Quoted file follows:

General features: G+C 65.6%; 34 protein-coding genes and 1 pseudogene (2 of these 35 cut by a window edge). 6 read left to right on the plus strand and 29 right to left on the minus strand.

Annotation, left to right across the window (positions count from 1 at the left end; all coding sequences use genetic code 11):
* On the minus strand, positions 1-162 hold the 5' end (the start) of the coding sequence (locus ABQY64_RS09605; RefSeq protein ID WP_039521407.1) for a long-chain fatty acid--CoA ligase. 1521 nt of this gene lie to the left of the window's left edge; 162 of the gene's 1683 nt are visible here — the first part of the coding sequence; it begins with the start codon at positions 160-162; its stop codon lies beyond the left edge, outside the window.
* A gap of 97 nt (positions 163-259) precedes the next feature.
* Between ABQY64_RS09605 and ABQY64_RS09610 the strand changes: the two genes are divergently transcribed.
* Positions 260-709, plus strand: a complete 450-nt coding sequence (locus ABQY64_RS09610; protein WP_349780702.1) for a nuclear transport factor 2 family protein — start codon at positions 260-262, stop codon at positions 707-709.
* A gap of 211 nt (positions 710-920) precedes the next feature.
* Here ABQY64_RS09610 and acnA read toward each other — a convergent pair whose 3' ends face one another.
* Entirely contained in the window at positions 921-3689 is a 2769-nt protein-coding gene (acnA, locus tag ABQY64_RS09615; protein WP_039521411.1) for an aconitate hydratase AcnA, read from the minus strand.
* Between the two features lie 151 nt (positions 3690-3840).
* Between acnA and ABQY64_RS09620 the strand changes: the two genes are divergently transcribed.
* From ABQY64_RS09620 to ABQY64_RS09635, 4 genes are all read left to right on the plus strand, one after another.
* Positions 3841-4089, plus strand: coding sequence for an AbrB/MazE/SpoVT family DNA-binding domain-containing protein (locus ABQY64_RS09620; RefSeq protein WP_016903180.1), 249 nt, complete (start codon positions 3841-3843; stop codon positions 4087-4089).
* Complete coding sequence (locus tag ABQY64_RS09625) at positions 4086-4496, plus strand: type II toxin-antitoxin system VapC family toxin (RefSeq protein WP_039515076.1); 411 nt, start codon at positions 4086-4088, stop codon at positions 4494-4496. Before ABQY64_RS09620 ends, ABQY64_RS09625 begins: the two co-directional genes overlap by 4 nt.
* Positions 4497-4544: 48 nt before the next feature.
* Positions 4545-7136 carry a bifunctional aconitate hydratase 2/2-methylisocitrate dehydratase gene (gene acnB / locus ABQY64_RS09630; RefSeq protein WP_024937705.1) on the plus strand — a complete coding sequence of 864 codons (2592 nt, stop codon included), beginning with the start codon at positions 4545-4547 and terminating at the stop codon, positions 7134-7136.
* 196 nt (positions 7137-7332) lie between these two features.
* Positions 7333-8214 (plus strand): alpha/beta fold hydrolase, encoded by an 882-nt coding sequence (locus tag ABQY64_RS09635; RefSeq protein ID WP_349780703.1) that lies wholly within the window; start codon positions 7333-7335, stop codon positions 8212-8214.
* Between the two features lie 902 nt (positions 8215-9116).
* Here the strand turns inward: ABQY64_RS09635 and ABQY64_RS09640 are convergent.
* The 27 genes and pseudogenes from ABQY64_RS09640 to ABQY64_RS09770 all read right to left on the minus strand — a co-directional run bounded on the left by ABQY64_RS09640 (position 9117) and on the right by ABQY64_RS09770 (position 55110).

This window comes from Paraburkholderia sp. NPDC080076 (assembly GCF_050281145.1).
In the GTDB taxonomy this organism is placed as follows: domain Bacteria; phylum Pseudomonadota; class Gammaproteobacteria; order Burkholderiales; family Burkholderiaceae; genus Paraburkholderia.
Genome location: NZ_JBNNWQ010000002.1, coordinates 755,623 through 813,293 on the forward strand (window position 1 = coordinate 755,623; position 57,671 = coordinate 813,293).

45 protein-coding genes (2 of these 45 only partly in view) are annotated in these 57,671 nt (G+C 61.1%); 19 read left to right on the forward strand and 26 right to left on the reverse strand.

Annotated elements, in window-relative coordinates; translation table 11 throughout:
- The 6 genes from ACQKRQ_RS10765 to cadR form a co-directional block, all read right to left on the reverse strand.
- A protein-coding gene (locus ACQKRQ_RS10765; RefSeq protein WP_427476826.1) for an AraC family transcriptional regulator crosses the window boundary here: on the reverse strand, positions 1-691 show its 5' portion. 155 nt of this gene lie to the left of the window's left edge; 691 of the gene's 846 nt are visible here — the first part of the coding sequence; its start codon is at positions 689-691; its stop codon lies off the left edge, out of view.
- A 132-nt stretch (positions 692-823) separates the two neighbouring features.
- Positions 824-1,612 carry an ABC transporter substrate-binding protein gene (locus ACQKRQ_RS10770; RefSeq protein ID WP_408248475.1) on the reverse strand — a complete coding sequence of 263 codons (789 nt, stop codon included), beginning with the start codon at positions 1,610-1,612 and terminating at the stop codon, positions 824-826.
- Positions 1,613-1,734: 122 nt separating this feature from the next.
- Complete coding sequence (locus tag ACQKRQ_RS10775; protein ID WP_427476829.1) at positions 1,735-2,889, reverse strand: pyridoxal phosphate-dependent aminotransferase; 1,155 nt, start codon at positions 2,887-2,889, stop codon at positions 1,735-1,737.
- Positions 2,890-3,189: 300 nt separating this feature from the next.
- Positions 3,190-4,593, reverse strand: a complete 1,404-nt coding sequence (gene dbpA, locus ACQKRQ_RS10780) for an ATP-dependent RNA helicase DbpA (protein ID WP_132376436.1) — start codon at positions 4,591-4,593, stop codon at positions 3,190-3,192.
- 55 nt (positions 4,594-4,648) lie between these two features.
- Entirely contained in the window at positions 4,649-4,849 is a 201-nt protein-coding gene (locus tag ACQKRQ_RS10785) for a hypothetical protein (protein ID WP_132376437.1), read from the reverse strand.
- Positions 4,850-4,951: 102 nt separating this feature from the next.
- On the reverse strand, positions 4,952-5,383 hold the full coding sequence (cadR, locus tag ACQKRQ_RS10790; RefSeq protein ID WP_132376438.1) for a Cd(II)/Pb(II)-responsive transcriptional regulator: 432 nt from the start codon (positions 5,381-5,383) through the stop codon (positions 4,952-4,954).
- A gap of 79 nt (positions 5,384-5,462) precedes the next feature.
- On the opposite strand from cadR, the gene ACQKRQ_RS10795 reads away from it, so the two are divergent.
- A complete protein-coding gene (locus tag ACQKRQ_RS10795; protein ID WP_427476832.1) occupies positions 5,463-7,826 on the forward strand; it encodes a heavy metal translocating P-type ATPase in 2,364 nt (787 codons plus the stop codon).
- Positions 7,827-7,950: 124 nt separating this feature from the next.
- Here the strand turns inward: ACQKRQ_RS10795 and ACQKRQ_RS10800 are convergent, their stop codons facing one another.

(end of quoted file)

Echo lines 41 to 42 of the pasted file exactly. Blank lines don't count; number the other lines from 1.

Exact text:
- A complete protein-coding gene (locus tag ACQKRQ_RS10795; protein ID WP_427476832.1) occupies positions 5,463-7,826 on the forward strand; it encodes a heavy metal translocating P-type ATPase in 2,364 nt (787 codons plus the stop codon).
- Positions 7,827-7,950: 124 nt separating this feature from the next.